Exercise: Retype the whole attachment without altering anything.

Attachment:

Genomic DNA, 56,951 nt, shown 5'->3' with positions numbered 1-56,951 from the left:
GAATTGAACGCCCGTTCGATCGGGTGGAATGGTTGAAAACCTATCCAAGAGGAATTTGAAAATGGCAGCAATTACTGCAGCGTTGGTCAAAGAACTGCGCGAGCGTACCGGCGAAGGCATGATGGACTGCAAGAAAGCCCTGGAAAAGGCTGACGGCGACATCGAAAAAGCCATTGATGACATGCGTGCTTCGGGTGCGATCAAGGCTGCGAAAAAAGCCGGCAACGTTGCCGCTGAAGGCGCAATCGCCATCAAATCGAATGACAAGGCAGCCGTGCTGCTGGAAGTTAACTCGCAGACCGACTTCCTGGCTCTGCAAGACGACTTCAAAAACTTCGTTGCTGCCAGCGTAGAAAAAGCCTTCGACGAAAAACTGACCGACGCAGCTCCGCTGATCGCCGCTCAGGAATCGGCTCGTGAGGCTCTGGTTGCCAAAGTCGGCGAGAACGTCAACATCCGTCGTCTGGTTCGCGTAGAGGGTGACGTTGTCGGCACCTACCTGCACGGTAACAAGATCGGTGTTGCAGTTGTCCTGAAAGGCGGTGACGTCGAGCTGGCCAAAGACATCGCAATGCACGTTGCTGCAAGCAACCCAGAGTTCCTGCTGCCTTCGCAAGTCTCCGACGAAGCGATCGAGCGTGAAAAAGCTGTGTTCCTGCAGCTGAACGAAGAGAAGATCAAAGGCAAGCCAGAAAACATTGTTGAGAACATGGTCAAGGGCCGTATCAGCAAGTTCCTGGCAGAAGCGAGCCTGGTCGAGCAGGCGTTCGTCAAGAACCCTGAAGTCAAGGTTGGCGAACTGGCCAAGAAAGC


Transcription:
Genomic DNA, 56,951 nt, shown 5'->3' with positions numbered 1-56,951 from the left:
GAATTGAACGCCCGTTCGATCGGGTGGAATGGTTGAAAACCTATCCAAGAGGAATTTGAAAATGGCAGCAATTACTGCAGCGTTGGTCAAAGAACTGCGCGAGCGTACCGGCGAAGGCATGATGGACTGCAAGAAAGCCCTGGAAAAGGCTGACGGCGACATCGAAAAAGCCATTGATGACATGCGTGCTTCGGGTGCGATCAAGGCTGCGAAAAAAGCCGGCAACGTTGCCGCTGAAGGCGCAATCGCCATCAAATCGAATGACAAGGCAGCCGTGCTGCTGGAAGTTAACTCGCAGACCGACTTCCTGGCTCTGCAAGACGACTTCAAAAACTTCGTTGCTGCCAGCGTAGAAAAAGCCTTCGACGAAAAACTGACCGACGCAGCTCCGCTGATCGCCGCTCAGGAATCGGCTCGTGAGGCTCTGGTTGCCAAAGTCGGCGAGAACGTCAACATCCGTCGTCTGGTTCGCGTAGAGGGTGACGTTGTCGGCACCTACCTGCACGGTAACAAGATCGGTGTTGCAGTTGTCCTGAAAGGCGGTGACGTCGAGCTGGCCAAAGACATCGCAATGCACGTTGCTGCAAGCAACCCAGAGTTCCTGCTGCCTTCGCAAGTCTCCGACGAAGCGATCGAGCGTGAAAAAGCTGTGTTCCTGCAGCTGAACGAAGAGAAGATCAAAGGCAAGCCAGAAAACATTGTTGAGAACATGGTCAAGGGCCGTATCAGCAAGTTCCTGGCAGAAGCGAGCCTGGTCGAGCAGGCGTTCGTCAAGAACCCTGAAGTCAAGGTTGGCGAACTGGCCAAGAAAGC